Recently Attorney General Jerry Brown was in San Diego addressing grassroots Democrats, he talked about the upcoming race for governor of California and said tongue in cheek, and we are paraphrasing, that any one who runs for the office must have a political death wish, have no future political aspirations. The next governor of California is going to have to deal with some real problems and have to make un-popular and tough decisions.
Brown was not exactly being prophetic, but simply painting a realistic picture of the California’s future. The picture of California’s future became a little clearer this week.
According to a report released this week by the Legislative Analyst Office – the non-partisan agency that reviews and monitors budget issues for the Legislature – California’s budget shortfall is projected to swell to $21 billion by June 30, 2011, the end of the 2010-2011 State Budget year.
Adding to the bad news, the report also projects continued budget shortfalls of billions of dollars for the next several years especially when federal stimulus dollars and revenues from the temporary tax increases end.
What all this means is that this year’s budget wrangling that dragged on well beyond mandated deadlines, causing IOUs to be issued for only the second time since the Great Depression, did little for the future of California. This year’s fiscal budget was passed, based heavily on borrowing, fiscal tricks, overly optimistic projections, and stimulus funding. Lawmakers cut billions from education, healthcare and social services while temporarily hiking income, sales and vehicle taxes. And despite future economic growth the outlook is bleak at best.
While prison spending continues to grow due to an inability to cut spending, there will be serve cuts made to social services. We are already seeing education cost rising with UC students dealing with a staggering 32% fee hike, community colleges eliminating courses, and K-12 class sizes increasing.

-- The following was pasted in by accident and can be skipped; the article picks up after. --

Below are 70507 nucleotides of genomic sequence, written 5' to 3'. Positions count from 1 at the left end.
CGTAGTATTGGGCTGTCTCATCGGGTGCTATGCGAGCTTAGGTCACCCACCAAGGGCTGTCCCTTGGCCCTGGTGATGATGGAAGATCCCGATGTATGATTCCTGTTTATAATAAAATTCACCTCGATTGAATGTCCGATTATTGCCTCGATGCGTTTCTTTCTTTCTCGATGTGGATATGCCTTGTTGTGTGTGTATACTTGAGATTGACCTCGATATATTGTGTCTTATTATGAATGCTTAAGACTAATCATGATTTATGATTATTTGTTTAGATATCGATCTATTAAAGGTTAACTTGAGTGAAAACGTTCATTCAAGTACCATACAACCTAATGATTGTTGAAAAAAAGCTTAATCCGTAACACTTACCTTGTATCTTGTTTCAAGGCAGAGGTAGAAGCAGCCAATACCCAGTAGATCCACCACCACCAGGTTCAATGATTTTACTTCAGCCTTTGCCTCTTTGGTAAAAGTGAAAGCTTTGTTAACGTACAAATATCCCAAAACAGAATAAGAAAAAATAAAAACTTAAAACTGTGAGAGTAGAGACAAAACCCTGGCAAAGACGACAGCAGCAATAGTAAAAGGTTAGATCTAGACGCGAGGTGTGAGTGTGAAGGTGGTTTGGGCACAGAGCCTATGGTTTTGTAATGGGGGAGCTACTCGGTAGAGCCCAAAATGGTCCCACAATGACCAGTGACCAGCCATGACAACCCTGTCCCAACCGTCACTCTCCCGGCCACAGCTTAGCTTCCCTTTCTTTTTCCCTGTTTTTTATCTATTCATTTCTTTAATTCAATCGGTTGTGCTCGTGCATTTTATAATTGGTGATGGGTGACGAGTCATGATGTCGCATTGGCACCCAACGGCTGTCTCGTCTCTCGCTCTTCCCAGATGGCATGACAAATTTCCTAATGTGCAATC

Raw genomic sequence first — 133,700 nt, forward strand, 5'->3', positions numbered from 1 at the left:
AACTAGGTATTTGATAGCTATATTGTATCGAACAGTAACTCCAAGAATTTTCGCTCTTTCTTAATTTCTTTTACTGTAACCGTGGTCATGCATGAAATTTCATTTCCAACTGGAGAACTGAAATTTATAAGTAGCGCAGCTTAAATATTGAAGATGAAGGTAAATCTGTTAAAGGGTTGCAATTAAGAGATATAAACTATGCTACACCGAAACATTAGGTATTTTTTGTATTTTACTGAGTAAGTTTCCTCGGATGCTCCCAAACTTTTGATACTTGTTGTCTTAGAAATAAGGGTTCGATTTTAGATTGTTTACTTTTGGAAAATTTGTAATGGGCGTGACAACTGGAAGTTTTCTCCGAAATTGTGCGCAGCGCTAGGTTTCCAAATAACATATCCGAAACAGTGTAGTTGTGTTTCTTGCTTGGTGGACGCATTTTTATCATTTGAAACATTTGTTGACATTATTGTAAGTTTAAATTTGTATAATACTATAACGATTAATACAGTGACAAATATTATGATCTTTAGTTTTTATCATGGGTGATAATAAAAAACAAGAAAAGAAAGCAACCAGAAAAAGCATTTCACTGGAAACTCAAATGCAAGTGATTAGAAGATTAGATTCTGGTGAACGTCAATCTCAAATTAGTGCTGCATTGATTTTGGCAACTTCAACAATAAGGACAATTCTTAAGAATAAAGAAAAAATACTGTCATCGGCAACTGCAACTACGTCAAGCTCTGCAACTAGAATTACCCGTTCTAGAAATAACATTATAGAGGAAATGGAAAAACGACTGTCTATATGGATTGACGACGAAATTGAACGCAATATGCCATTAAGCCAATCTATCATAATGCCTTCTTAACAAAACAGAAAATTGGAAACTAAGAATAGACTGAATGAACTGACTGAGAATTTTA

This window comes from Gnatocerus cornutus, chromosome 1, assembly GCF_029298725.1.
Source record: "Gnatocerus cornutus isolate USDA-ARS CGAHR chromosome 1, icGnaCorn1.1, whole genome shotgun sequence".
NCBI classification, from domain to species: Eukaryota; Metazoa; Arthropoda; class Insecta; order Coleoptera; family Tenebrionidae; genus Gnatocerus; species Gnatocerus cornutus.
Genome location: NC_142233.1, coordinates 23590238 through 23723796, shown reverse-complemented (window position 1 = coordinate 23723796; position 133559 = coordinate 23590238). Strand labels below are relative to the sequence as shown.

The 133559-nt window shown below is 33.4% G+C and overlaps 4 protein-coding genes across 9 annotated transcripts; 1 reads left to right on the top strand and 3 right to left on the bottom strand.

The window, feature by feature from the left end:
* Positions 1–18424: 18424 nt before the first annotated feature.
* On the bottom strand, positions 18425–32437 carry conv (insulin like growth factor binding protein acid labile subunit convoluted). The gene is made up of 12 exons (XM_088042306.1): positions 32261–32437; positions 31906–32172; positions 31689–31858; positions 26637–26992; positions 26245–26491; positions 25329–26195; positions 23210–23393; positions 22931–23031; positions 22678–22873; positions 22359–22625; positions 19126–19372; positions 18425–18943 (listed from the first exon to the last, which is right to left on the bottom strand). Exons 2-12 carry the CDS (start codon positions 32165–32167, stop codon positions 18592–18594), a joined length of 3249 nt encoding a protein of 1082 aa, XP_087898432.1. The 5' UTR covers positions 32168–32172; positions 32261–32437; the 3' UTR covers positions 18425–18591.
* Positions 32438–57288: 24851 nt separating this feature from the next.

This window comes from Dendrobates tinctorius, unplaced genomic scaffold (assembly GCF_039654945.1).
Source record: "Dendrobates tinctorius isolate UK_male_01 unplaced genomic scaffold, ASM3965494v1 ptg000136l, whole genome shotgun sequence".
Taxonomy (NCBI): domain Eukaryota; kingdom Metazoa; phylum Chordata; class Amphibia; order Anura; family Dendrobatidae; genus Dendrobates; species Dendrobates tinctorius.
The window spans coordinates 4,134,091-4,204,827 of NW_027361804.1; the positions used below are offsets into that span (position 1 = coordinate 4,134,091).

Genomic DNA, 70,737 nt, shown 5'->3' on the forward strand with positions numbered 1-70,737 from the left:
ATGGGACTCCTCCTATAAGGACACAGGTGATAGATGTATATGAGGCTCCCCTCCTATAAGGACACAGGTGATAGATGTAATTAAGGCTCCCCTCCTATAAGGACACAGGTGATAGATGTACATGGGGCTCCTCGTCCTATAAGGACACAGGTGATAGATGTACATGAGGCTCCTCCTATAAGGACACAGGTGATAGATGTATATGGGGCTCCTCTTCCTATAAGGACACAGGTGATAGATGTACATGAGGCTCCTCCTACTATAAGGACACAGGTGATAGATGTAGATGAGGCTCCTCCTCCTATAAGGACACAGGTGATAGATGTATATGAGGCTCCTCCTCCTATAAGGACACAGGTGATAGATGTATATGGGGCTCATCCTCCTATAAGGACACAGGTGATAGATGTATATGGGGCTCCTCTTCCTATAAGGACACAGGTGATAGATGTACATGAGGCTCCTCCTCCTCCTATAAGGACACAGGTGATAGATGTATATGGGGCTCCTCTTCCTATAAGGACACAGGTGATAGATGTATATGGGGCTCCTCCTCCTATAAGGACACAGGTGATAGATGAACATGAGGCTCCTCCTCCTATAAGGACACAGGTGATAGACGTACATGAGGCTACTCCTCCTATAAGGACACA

For the Hispanic community the future means having to survive on fewer services and opportunities, as social service cuts disproportionately affect minority communities. This impact is felt greatest in education.
With future budget cuts looming, K-12 class size reduction initiatives may be abandoned for larger class sizes. Community colleges which have been the gateway to higher education will be offering fewer core courses, and the cost of attending four year universities will be too expensive for our best and brightest young students to continue on with their education. A whole generation of young students will suffer the consequences of the California budget crisis.
Once again while the local communities and cities suffer, the Democrat and Republican legislatures will once again fight the age old problem of increasing tax revenue versus more and deeper budget cuts.
The state legislature procrastinated on their budget plan for this fiscal year – missing the State Constitutional deadline – and eventually ending up with a budget that was slapped together. The budget was so flawed that it required the Governor to call a special session to come up with a better plan. This year we urge the Governor to call for an early special session and begin the laborious process of pounding out a budget, instead of waiting for the legislature which has shown a history of delaying the difficult decisions.